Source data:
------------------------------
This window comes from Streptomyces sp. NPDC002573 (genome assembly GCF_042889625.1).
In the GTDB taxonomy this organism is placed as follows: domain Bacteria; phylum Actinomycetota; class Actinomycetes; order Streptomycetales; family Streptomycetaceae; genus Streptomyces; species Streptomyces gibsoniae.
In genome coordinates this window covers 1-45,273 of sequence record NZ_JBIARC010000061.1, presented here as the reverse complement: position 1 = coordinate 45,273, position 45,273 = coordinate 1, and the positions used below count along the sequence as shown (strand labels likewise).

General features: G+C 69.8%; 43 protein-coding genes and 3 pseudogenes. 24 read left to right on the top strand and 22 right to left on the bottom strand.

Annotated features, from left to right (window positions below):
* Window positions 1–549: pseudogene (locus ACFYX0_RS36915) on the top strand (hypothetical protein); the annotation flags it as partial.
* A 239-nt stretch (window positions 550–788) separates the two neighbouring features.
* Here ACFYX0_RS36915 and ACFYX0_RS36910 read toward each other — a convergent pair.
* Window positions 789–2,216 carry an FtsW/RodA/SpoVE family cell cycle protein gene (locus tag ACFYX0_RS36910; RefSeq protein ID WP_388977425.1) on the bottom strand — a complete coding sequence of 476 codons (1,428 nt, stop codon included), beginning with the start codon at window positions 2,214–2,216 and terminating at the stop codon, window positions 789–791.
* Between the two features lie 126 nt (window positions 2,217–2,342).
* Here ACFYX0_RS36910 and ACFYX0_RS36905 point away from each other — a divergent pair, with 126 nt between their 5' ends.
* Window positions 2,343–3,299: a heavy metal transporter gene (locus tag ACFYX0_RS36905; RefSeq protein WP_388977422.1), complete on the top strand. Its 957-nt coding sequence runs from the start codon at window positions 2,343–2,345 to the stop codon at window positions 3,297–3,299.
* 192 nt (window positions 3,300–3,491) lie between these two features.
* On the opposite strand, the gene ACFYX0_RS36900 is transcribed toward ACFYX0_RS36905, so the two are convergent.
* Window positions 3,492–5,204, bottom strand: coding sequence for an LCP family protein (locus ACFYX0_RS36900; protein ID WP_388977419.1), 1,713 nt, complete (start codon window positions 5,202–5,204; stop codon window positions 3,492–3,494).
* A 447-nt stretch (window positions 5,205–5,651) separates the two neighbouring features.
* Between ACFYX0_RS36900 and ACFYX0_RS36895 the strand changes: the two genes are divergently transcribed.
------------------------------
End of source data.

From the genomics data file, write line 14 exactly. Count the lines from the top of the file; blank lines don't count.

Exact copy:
* On the opposite strand, the gene ACFYX0_RS36900 is transcribed toward ACFYX0_RS36905, so the two are convergent.